Both the quality and stability of substrata have also been demonstrated as potential limiting factors, as evidenced by differences in periphyton biomass accumulation according to the characteristics of substrata. For example, a higher growth rate and biomass accumulation of periphyton has been observed on stones, cobbles, and gravel than on sand, clay, and organic materials [21,22,23]. The loss of periphyton from substrata can be enhanced by substratum instability and high water velocity. Thus, the integration of water velocity and substratum characteristics is required to estimate the periphyton biomass levels in rivers and streams.

The majority of urban rivers and streams in the Republic of Korea are closely connected to urban areas by drainage and discharge networks, which results in greater stormwater runoff and loading of contaminants [24]. Thus, the water quality of urban rivers and streams has deteriorated, and aquatic ecosystems have been impaired [25,26,27]. During the dry season in the Republic of Korea, which occurs from February to May, water flow significantly decreases and excessive nutrient concentrations persist, resulting in excess growth of periphyton, phytoplankton, and macrophytes. This excessive growth of algae directly impairs the habitat for aquatic organisms and degrades the aesthetic and recreational uses of urban rivers and streams.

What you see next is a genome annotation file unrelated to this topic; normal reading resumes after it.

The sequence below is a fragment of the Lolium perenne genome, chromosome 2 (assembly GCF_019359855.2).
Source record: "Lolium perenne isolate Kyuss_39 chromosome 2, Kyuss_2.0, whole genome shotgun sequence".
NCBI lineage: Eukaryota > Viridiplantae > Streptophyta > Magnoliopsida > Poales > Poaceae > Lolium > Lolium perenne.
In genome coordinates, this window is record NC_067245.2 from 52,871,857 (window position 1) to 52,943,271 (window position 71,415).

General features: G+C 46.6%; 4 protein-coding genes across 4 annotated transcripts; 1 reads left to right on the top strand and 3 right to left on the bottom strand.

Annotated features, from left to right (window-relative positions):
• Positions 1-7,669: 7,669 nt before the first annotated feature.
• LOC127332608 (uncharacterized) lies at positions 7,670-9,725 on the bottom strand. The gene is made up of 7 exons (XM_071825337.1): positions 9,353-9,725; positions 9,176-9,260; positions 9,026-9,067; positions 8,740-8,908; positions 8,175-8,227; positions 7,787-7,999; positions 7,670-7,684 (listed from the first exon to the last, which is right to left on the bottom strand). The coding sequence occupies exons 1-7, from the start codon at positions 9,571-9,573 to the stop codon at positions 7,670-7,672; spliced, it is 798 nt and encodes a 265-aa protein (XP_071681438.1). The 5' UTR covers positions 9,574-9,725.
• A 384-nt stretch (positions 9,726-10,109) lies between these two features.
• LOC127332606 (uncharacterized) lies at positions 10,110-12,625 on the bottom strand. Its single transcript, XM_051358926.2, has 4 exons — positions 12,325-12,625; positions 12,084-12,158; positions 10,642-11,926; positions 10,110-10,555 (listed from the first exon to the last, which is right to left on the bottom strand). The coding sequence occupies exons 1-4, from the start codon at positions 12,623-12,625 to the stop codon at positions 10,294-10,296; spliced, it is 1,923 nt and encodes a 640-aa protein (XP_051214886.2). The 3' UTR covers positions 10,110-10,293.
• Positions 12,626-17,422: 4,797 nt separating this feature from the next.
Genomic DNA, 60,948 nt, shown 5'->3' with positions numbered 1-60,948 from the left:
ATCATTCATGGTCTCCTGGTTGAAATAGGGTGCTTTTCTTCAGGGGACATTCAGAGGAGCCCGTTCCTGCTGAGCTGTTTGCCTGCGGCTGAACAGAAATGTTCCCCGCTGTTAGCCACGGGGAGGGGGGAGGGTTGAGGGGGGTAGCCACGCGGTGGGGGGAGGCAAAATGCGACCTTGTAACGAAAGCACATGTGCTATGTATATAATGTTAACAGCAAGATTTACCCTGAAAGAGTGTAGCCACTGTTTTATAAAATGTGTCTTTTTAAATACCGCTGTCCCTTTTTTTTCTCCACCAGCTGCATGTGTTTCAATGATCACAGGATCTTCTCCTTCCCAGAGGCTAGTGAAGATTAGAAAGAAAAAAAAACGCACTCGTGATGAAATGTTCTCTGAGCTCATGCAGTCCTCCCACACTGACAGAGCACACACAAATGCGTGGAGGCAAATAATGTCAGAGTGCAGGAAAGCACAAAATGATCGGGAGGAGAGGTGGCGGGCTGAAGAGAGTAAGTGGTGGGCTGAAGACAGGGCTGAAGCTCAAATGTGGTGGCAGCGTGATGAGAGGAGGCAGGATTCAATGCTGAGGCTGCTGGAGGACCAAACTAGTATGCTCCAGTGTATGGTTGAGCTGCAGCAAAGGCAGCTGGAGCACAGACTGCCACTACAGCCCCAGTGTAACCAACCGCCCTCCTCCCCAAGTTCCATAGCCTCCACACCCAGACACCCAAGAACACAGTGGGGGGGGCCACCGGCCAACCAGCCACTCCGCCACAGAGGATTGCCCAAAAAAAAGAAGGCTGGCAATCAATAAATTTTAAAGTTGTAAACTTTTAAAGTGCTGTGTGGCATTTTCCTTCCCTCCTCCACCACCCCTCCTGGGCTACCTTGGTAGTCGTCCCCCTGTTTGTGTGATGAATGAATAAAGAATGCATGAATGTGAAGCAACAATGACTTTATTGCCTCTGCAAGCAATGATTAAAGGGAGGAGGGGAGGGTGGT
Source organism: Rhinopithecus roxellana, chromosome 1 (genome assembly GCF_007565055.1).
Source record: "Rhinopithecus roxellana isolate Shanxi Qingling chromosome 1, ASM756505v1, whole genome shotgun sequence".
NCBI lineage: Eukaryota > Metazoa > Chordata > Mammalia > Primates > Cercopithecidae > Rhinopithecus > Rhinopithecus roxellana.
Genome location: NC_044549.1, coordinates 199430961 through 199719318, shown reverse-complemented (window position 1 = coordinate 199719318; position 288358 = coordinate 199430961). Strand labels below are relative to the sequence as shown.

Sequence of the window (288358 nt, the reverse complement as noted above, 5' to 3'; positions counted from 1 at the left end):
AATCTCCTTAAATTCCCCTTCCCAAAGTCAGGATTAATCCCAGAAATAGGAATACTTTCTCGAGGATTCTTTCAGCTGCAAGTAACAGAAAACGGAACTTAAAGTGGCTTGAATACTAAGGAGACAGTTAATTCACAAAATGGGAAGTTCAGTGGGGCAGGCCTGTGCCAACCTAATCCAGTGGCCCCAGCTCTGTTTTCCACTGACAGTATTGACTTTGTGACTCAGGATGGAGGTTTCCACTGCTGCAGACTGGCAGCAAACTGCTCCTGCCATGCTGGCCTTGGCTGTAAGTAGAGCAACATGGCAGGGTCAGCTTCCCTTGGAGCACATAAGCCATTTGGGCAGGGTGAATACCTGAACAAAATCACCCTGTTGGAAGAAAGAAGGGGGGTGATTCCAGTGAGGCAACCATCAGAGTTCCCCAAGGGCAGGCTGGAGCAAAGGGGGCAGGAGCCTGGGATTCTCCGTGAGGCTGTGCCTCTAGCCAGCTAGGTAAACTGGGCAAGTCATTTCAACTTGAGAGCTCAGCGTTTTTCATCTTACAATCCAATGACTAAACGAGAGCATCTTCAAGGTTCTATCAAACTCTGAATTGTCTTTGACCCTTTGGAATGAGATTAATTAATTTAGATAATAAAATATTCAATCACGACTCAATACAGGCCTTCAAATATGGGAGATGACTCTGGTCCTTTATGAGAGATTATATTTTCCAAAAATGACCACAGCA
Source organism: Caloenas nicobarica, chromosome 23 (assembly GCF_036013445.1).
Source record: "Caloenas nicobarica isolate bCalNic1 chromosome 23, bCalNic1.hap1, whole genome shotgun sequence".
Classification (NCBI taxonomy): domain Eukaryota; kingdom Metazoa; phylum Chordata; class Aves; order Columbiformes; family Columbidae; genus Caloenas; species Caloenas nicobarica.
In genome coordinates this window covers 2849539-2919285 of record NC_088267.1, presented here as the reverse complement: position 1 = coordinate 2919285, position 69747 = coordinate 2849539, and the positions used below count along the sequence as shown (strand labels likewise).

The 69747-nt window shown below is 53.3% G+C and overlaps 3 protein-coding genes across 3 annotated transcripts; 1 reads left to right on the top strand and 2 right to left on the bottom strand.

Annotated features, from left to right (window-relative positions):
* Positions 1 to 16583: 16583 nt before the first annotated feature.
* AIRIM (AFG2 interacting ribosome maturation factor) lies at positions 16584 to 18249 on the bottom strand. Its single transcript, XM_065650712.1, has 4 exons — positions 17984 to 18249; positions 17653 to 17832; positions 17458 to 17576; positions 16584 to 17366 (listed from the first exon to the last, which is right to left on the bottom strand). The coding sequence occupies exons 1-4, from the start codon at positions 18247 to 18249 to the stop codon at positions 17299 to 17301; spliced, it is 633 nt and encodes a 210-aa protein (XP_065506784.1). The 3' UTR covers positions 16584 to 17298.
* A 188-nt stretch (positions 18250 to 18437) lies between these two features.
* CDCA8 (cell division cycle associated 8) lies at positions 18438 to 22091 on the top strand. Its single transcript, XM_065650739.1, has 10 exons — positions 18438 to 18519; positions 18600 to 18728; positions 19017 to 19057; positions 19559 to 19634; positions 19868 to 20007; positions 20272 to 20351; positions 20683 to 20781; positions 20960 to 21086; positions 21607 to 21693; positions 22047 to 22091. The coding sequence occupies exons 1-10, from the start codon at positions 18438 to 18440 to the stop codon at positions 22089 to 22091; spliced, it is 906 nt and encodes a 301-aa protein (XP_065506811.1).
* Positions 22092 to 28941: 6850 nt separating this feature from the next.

For urban rivers and streams with low water flow or excessively deteriorated water quality, the augmentation of new water sources should be considered for the preservation and sustainability of urban environments [28]. Thus, alternative water sources with improved accessibility should provide sufficient amounts of water, especially during the dry season, and should not cause problems such as an excessive growth of algae, increased turbidity, and a reduction in the perceived aesthetic value of recreational water uses [29,30,31,32].